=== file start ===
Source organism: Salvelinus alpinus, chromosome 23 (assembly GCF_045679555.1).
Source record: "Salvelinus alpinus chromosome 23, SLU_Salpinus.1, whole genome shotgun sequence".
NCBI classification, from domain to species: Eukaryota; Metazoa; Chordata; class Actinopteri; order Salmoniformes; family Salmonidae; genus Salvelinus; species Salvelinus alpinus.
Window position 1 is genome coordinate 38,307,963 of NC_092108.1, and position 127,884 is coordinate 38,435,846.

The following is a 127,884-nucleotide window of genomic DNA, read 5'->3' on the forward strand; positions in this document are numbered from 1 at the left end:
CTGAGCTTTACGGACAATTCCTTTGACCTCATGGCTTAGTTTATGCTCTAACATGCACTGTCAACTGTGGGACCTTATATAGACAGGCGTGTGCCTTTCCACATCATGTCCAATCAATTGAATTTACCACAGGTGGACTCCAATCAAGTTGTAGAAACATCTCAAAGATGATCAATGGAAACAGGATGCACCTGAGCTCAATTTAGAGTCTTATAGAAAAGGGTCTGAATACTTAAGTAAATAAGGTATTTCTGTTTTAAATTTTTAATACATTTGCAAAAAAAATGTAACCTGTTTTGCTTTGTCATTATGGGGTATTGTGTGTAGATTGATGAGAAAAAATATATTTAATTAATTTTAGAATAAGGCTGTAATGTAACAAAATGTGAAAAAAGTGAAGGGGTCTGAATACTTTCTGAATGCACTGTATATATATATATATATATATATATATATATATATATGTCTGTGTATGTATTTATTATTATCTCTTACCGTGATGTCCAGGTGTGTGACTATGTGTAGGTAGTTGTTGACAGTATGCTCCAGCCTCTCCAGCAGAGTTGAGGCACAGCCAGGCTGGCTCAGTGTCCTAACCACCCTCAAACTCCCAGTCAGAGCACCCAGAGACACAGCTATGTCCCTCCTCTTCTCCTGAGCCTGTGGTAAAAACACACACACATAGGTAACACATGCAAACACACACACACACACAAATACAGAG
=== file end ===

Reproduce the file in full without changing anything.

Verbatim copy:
Source organism: Salvelinus alpinus, chromosome 23 (assembly GCF_045679555.1).
Source record: "Salvelinus alpinus chromosome 23, SLU_Salpinus.1, whole genome shotgun sequence".
NCBI classification, from domain to species: Eukaryota; Metazoa; Chordata; class Actinopteri; order Salmoniformes; family Salmonidae; genus Salvelinus; species Salvelinus alpinus.
Window position 1 is genome coordinate 38,307,963 of NC_092108.1, and position 127,884 is coordinate 38,435,846.

The following is a 127,884-nucleotide window of genomic DNA, read 5'->3' on the forward strand; positions in this document are numbered from 1 at the left end:
CTGAGCTTTACGGACAATTCCTTTGACCTCATGGCTTAGTTTATGCTCTAACATGCACTGTCAACTGTGGGACCTTATATAGACAGGCGTGTGCCTTTCCACATCATGTCCAATCAATTGAATTTACCACAGGTGGACTCCAATCAAGTTGTAGAAACATCTCAAAGATGATCAATGGAAACAGGATGCACCTGAGCTCAATTTAGAGTCTTATAGAAAAGGGTCTGAATACTTAAGTAAATAAGGTATTTCTGTTTTAAATTTTTAATACATTTGCAAAAAAAATGTAACCTGTTTTGCTTTGTCATTATGGGGTATTGTGTGTAGATTGATGAGAAAAAATATATTTAATTAATTTTAGAATAAGGCTGTAATGTAACAAAATGTGAAAAAAGTGAAGGGGTCTGAATACTTTCTGAATGCACTGTATATATATATATATATATATATATATATATATATATGTCTGTGTATGTATTTATTATTATCTCTTACCGTGATGTCCAGGTGTGTGACTATGTGTAGGTAGTTGTTGACAGTATGCTCCAGCCTCTCCAGCAGAGTTGAGGCACAGCCAGGCTGGCTCAGTGTCCTAACCACCCTCAAACTCCCAGTCAGAGCACCCAGAGACACAGCTATGTCCCTCCTCTTCTCCTGAGCCTGTGGTAAAAACACACACACATAGGTAACACATGCAAACACACACACACACACAAATACAGAG